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Editor’s note: A case of the Mondays

Special election realigns Congress again

House Majority Leader Steve Scalise, R-La., gives a thumbs-up to Speaker Mike Johnson, R-La., during the House Republicans’ news conference on Wednesday.
House Majority Leader Steve Scalise, R-La., gives a thumbs-up to Speaker Mike Johnson, R-La., during the House Republicans’ news conference on Wednesday. (Bill Clark/CQ Roll Call)

With its schedule and propensity for early mornings, late nights and close votes, it’s easy to lose track of what day it is in Congress.

The Senate’s Monday was a misnomer, because it had taken the rare step of working through the weekend to clear procedural hurdles necessary to, overwhelmingly it turned out, pass a foreign aid and military readiness package in the wee hours of Tuesday morning. It was, for senators, the end of the week, rather than the beginning. 

That did not mean senators could not be spotted jogging in Lincoln Park on Saturday; it takes very few of them to run out the clocks that run the chamber’s life. When all was said and done, the Senate passed the $95.3 billion measure, which includes aid for Ukraine, Israel and Taiwan, on a 70-29 vote, then gaveled out until Feb. 26.

Actual Tuesday was the House’s Monday. Members used their fly-in day to run the paces on some suspension bills, as usual, and then, after coming up short the previous week on the GOP effort to impeach Homeland Secretary Alejandro Mayorkas, gave that another try. 

With Majority Leader Steve Scalise, R-La., back in town after completing cancer treatment, the House voted to impeach Mayorkas on a 214-213 vote, making him the first sitting Cabinet member to be impeached. Three Republicans voted with all Democrats to oppose the impeachment resolution, but Scalise’s presence proved pivotal.

Four members were absent: Two Democrats, Judy Chu of California and Lois Frankel of Florida, and two Republicans, Brian Mast and Maria Elvira Salazar of Florida. 

A few hours after the vote, Democrat Tom Suozzi won the special election in New York’s 3rd District to replace expelled GOP Rep. George Santos. Suozzi won’t be sworn in until the end of the month. When he does, the House party division of 219 Republicans and 212 Democrats shifts again, with one more Democrat. 

Republican leaders pooh-poohed Suozzi’s win at their Wednesday presser, with Speaker Mike Johnson, R-La., saying Suozzi “sounded like a Republican.” He also blamed the snow. “You know, there was a weather event that — that affected turnout,” he said.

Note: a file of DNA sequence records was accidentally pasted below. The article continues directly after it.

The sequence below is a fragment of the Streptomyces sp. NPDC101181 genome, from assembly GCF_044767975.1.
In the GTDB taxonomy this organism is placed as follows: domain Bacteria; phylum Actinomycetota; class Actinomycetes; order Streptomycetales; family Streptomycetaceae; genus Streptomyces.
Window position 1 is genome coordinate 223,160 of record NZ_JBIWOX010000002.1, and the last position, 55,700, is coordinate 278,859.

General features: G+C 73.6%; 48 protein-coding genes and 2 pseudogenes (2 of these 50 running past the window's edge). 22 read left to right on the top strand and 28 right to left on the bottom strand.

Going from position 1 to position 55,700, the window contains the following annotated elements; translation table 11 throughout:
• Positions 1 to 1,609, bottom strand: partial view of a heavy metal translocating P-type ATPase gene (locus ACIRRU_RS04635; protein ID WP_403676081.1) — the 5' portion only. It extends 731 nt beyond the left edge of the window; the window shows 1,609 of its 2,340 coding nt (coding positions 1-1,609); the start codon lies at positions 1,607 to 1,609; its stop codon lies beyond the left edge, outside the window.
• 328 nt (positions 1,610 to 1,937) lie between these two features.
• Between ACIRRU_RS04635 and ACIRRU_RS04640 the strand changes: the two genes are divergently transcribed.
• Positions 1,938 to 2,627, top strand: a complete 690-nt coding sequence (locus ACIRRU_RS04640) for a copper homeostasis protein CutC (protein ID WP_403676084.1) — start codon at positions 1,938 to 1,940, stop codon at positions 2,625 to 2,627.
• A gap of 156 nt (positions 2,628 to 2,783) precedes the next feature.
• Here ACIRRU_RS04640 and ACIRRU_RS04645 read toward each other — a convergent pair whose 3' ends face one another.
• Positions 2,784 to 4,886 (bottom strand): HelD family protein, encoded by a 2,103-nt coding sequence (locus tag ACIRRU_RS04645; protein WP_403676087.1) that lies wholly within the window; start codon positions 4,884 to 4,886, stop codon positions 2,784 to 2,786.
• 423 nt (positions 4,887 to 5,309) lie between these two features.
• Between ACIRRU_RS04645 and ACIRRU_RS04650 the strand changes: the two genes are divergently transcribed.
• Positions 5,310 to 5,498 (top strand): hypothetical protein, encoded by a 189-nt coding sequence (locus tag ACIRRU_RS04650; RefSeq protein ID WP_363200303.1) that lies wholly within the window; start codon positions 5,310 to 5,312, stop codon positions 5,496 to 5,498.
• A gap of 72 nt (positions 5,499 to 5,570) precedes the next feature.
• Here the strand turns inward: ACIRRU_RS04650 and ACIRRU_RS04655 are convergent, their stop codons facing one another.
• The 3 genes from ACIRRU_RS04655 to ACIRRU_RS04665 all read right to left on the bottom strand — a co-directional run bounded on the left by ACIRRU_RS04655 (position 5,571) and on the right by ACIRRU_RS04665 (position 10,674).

But a win is a win, and if significant votes are close, every member’s vote is potentially decisive. 

Speaking of members, House Homeland Security Chairman Mark E. Green, R-Tenn., one of the driving forces in trying to remove Mayorkas from office, decided to remove himself from office.

One day after the successful impeachment vote, Green announced his retirement at the end of the current Congress after three terms. “At the start of the 118th Congress, I promised my constituents to pass legislation to secure our borders and to hold Secretary Mayorkas accountable,” Green said in a statement. “Today, with the House having passed HR 2 and Secretary Mayorkas impeached, it is time for me to return home.”

Left unsaid was the high unlikelihood of the Senate convicting Mayorkas, nor the Senate even coming close to considering HR 2. Green did say, “Our country — and our Congress — is broken beyond most means of repair. I have come to realize our fight is not here within Washington, our fight is with Washington.”

Perhaps to buffer Green’s sour assessment of life in Congress, on Wednesday House GOP leaders punted on plans to vote on a bill to renew Section 702 of the Foreign Intelligence Surveillance Act, with the speaker’s spokesman posting on X, formerly Twitter, that Congress needs “more time to reach consensus.”

The chamber then defeated a rule for floor debate on legislation to double the cap on state and local tax deductions for married couples earning up to $500,000 — a priority for Republicans in high-income states like New York and California, where the majority will most likely be decided in November’s elections. Eighteen Republicans voted with all Democrats to sink the rule, 195-225. 

That afternoon House leaders sent notice that, contrary to the previous schedule, there would be no votes on Friday, and members would be sent home one day early. 

Who could blame them?

After so many Monday-like conditions, moving Friday to Thursday might have seemed like the humane thing to do. 

But the work will be waiting for them when they return after the Presidents Day recess. 

Jason Dick is editor-in-chief of CQ Roll Call.

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